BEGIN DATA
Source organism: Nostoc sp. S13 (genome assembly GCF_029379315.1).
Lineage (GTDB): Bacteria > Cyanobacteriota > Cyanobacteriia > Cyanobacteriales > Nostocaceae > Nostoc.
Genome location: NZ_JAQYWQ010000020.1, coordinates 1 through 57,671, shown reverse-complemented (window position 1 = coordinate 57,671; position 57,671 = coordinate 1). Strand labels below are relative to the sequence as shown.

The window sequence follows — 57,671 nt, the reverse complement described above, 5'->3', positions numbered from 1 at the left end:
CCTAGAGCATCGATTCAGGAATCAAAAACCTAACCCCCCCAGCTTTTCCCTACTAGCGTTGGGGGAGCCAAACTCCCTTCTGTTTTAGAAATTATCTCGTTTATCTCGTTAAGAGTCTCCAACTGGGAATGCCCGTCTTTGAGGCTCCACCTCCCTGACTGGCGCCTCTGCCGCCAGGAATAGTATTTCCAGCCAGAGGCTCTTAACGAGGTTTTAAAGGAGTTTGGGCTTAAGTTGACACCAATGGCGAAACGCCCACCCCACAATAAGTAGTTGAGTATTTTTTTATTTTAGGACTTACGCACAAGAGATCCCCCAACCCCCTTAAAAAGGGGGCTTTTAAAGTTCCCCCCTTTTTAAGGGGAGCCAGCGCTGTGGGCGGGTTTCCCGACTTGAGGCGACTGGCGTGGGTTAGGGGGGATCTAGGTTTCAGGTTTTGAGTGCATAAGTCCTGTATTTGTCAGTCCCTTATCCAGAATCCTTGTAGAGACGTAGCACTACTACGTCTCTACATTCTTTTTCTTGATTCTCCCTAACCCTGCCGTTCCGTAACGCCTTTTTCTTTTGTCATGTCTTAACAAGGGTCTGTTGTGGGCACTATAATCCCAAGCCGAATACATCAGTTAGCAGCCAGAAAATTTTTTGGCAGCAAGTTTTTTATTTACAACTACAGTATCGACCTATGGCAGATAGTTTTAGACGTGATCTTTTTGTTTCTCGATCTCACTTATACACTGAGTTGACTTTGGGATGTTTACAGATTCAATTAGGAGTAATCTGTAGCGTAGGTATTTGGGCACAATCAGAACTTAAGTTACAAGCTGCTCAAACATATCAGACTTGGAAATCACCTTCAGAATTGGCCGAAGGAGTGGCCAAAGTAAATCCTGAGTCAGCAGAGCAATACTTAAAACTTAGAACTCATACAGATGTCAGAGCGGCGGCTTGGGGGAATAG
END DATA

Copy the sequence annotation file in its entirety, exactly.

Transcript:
Source organism: Nostoc sp. S13 (genome assembly GCF_029379315.1).
Lineage (GTDB): Bacteria > Cyanobacteriota > Cyanobacteriia > Cyanobacteriales > Nostocaceae > Nostoc.
Genome location: NZ_JAQYWQ010000020.1, coordinates 1 through 57,671, shown reverse-complemented (window position 1 = coordinate 57,671; position 57,671 = coordinate 1). Strand labels below are relative to the sequence as shown.

The window sequence follows — 57,671 nt, the reverse complement described above, 5'->3', positions numbered from 1 at the left end:
CCTAGAGCATCGATTCAGGAATCAAAAACCTAACCCCCCCAGCTTTTCCCTACTAGCGTTGGGGGAGCCAAACTCCCTTCTGTTTTAGAAATTATCTCGTTTATCTCGTTAAGAGTCTCCAACTGGGAATGCCCGTCTTTGAGGCTCCACCTCCCTGACTGGCGCCTCTGCCGCCAGGAATAGTATTTCCAGCCAGAGGCTCTTAACGAGGTTTTAAAGGAGTTTGGGCTTAAGTTGACACCAATGGCGAAACGCCCACCCCACAATAAGTAGTTGAGTATTTTTTTATTTTAGGACTTACGCACAAGAGATCCCCCAACCCCCTTAAAAAGGGGGCTTTTAAAGTTCCCCCCTTTTTAAGGGGAGCCAGCGCTGTGGGCGGGTTTCCCGACTTGAGGCGACTGGCGTGGGTTAGGGGGGATCTAGGTTTCAGGTTTTGAGTGCATAAGTCCTGTATTTGTCAGTCCCTTATCCAGAATCCTTGTAGAGACGTAGCACTACTACGTCTCTACATTCTTTTTCTTGATTCTCCCTAACCCTGCCGTTCCGTAACGCCTTTTTCTTTTGTCATGTCTTAACAAGGGTCTGTTGTGGGCACTATAATCCCAAGCCGAATACATCAGTTAGCAGCCAGAAAATTTTTTGGCAGCAAGTTTTTTATTTACAACTACAGTATCGACCTATGGCAGATAGTTTTAGACGTGATCTTTTTGTTTCTCGATCTCACTTATACACTGAGTTGACTTTGGGATGTTTACAGATTCAATTAGGAGTAATCTGTAGCGTAGGTATTTGGGCACAATCAGAACTTAAGTTACAAGCTGCTCAAACATATCAGACTTGGAAATCACCTTCAGAATTGGCCGAAGGAGTGGCCAAAGTAAATCCTGAGTCAGCAGAGCAATACTTAAAACTTAGAACTCATACAGATGTCAGAGCGGCGGCTTGGGGGAATAG